Sunny lifestyles may halve prostate cancer risk
- From Newscientist:
* 05:00 15 June 2005
* NewScientist.com news service
* Anna Gosline
A healthy dose of daily sunshine could chop the risk of prostate
cancer in half, suggests the largest study so far on UV exposure,
vitamin D and prostate cancer risk.
"Up until now the only things we knew about prostate cancer were
things you can't change: being old, being black and living in northern
latitudes," says Gary Schwartz at Wake Forest University in
Winston-Salem, North Carolina, one of the research team.
Back in 1990, Schwartz noticed that people at a high risk of prostate
cancer were similar to people at risk for vitamin D deficiency: they
often lived in northern latitudes, had darker skin and were old.
Vitamin D is produced in the skin as a reaction to ultraviolet light
and it subsequently metabolised in the liver and kidneys to form
"active" vitamin D.
Since then, numerous studies have unearthed a link between sunny
lifestyles and reduced prostate cancer risk. But most researchers
either relied on broad geographical trends or on subjects recalling
specific memories of sun exposure. "The problem is that if you have
disease, your recollection of things that might have affected your
disease can be very biased," Schwartz explains.
Sun on their faces
So Schwartz, along with a team led by Esther John at the Northern
California Cancer Center in Union City, attempted to measure sun
exposure objectively. They measured skin pigmentation of 450 white men
with cases of advanced prostate cancer and compared them with 455
matched controls without the disease.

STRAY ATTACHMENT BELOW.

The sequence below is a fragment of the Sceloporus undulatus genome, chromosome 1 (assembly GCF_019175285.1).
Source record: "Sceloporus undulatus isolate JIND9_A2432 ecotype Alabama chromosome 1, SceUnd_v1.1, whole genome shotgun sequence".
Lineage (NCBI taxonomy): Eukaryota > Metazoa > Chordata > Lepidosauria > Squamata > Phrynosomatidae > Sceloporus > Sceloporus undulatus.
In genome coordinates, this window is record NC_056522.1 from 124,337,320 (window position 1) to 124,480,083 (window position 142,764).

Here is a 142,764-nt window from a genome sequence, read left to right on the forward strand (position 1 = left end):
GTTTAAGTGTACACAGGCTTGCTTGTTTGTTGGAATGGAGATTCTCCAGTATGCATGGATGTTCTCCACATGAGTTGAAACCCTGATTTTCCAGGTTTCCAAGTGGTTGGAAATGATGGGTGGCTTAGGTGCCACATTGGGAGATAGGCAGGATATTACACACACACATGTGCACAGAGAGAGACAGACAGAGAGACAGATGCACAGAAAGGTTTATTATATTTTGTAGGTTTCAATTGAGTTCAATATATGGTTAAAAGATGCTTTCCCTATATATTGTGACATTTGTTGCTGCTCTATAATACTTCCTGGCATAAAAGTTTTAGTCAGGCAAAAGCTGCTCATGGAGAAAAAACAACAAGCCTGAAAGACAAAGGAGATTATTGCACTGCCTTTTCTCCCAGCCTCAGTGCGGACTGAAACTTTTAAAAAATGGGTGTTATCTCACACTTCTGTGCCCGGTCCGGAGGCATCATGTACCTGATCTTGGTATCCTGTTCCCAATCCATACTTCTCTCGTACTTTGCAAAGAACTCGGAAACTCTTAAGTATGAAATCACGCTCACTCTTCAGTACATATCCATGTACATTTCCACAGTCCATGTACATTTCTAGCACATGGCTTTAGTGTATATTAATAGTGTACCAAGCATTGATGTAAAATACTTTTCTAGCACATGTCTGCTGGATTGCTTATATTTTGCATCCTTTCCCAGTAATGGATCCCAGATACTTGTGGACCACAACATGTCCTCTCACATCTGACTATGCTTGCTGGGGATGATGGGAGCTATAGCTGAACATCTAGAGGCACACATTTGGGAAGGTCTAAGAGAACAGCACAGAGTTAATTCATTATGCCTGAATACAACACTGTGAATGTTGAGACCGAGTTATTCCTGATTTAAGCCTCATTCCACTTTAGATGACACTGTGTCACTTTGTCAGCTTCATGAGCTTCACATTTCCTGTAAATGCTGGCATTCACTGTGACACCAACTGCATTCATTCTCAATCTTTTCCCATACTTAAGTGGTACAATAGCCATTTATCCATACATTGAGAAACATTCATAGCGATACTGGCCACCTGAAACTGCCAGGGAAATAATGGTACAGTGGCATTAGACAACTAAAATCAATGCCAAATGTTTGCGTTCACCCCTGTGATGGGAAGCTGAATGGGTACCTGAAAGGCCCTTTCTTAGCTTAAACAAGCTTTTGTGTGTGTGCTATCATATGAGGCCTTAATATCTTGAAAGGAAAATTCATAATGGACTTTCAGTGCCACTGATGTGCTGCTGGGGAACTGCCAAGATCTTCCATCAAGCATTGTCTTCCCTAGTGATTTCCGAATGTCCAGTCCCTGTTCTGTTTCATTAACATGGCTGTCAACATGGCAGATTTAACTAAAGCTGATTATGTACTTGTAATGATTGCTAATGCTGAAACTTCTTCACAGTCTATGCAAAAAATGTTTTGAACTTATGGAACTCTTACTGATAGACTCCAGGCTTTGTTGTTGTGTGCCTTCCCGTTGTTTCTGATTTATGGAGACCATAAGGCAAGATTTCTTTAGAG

The team calculated the difference in skin darkness between each
person's forehead and their inner arm - an area that rarely sees
sunshine. Recent research has suggested that the increased forehead
pigmentation reflects a lifetime's worth of sun, darkening with age.
They found that men with the darkest forehead - in relation to their
inner arm - were 49% less likely to develop prostate cancer than those
with the smallest increases in forehead pigmentation. Furthermore, the
reduction in risk was even greater for those men who carried
particularly "active" forms of the vitamin D receptor (VDR).
Cheap and easy
Richard Strange at Keele University, UK, also researches connections
between prostate cancer and vitamin D. In a smaller group of British
white men, he and his colleagues found that higher occupational sun
exposure reduced risk. "Many of us now spend a very large part of our
lives indoors. We don't have high enough levels of vitamin D to
protect against certain cancers," he says. "The public health
potential is enormous. Vitamin D is cheap and easy, either as
supplements or as cautious exposure to UV. That's got to be good news."
But the benefits of UV on vitamin D levels must be balanced against
its known skin cancer risks, warns Cancer Research UK spokesperson
Henry Scowcroft. "For most people, it usually takes just a few minutes
of sun-exposure for your skin to make a very large amount of vitamin D
- much less time than it takes for the skin to burn or even redden.
But exactly how long is needed will depend on skin type, age, location
and time of day and year."
Schwartz advocates the use of dietary supplements, though optimal
doses are unknown. While future controlled trials may resolve dosage
issues, Schwartz suggests that men might as well increase vitamin D
supplements now. "In the US there are 240,000 new cases of prostate
cancer diagnosed each year. If you can do something that is safe and
inexpensive, why not?"
Journal Reference: Cancer Research (vol 65, p 5470)